G’day, I’m Tim, a designer on NHS.UK Alpha. I’ve recently joined the team and started looking at our design approach and process. We need to be able to solve increasingly complex design problems quickly and with as little overhead as possible. We can do this using a modular design approach, relying on reusable elements and patterns.

Systems not screens

Our design work aims to generate elements and patterns rather than designing complete screens (static representations of what a service or product may look like). Screens, although really useful, are not the end design goal. They are a design artefact created to test elements in context.

Screens often suffer from being representations of the thing you’re trying to design rather than the thing itself. A design process that focuses on only producing screens tends to avoid thinking about reusable elements. It favours bespoke solutions to problems that each screen is trying to solve.

From the outset, our aim is to create a system where basic elements or blocks can be combined to create more complex patterns and systems. Starting with the most basic elements, our ambition is to create an ever-evolving library of elements that can be shared and used across teams.

Build and iterate

Initially, our aim is to create just enough elements to tackle any new design challenges. We will then develop these elements further as we iterate through build and test loops.

We can also take a systematic approach to measure the effectiveness of any element or pattern we create. We can take one element, designed in one specific context and then see how it works and test it in a variety of other contexts. If testing results in changes to an element, those changes can easily be made across all contexts.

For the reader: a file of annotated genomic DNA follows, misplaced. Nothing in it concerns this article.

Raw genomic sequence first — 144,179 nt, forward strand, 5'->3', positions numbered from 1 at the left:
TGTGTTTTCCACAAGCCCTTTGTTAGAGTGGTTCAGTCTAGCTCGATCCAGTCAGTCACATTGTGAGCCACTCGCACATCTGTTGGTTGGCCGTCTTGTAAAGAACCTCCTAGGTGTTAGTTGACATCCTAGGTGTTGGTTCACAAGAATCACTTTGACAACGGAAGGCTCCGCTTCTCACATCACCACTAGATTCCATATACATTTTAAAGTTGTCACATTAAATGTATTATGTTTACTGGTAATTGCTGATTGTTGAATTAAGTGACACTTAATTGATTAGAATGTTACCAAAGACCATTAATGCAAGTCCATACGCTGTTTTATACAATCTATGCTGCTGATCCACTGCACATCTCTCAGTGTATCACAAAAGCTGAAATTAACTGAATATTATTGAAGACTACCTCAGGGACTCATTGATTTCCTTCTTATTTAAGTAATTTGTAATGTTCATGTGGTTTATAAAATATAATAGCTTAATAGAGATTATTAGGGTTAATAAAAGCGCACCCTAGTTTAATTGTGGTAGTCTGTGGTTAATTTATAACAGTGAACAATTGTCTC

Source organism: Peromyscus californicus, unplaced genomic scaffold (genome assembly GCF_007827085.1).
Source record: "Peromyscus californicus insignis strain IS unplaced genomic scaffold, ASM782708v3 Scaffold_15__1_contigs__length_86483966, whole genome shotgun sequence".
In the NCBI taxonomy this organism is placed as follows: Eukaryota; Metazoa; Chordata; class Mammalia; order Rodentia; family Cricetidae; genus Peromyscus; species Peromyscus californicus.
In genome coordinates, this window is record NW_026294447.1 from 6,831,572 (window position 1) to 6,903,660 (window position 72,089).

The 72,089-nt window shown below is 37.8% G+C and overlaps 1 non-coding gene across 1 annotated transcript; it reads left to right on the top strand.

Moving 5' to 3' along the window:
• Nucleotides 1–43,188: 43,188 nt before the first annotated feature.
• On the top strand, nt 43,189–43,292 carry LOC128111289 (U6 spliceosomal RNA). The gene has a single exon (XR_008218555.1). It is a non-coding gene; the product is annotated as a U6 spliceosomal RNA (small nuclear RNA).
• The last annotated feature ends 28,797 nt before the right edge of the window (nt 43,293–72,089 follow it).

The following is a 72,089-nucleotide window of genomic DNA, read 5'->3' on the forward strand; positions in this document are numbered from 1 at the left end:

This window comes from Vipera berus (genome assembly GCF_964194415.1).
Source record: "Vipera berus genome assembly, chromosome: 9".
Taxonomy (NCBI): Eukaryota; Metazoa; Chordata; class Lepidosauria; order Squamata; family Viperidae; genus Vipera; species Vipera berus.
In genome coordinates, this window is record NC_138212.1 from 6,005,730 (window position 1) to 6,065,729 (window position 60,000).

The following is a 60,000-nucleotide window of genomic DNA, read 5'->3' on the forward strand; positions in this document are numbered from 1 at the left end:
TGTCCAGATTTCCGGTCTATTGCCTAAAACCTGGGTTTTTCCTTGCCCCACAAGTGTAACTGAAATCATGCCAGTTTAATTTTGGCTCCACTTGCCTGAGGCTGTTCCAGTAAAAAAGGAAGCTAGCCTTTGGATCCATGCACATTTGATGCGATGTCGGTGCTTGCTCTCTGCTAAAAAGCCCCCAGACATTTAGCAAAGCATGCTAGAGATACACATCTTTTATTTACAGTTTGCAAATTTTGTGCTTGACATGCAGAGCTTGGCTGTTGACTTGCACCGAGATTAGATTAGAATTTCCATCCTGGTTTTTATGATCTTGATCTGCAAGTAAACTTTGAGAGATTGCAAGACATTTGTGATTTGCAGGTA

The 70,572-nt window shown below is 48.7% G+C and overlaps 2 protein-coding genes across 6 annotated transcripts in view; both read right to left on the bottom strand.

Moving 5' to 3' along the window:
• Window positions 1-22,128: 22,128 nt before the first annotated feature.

We drew a lot from the thinking of Brad Frost, Dan Mall, and others who work in this area, around how we could layer complexity through the arrangement of elements. Start small with the fundamentals and then build up from there.

Emerging patterns and elements

By looking at systems rather than screens, we are starting to see that in the work we are doing, any design is made up of three interconnected design tasks: content design (what the product says), interface design (how it says it), and context design (where it’s saying it).

Dan Mall recently wrote a great post about content display patterns and development patterns being ‘the design’. This is something that resonated with us here. Most pattern work focuses on the presentation layer – basically how the thing looks. However, we’re finding that patterns can be found in both the content and the build.

With the work we’ve done on diabetes for example, we understand that, by and large, most people’s experience of alpha.nhs.uk to date has been through content.

The content is the actual interface.

So it makes sense to explore any content display patterns so we can start creating efficiencies in the content creation process.

Furthermore, as we start to develop prototyping kits, we’re seeing the need for development patterns that are closely related to their content and display pattern counterparts.

These three layers reflect the interdisciplinary nature of the work we’re doing. As a team, we’re all across the design, from content to display to the front end build. Just as user research is a team sport, so is design.

We started small, looking at the grid and fundamental elements around typography and then started building out from there.


Ways of working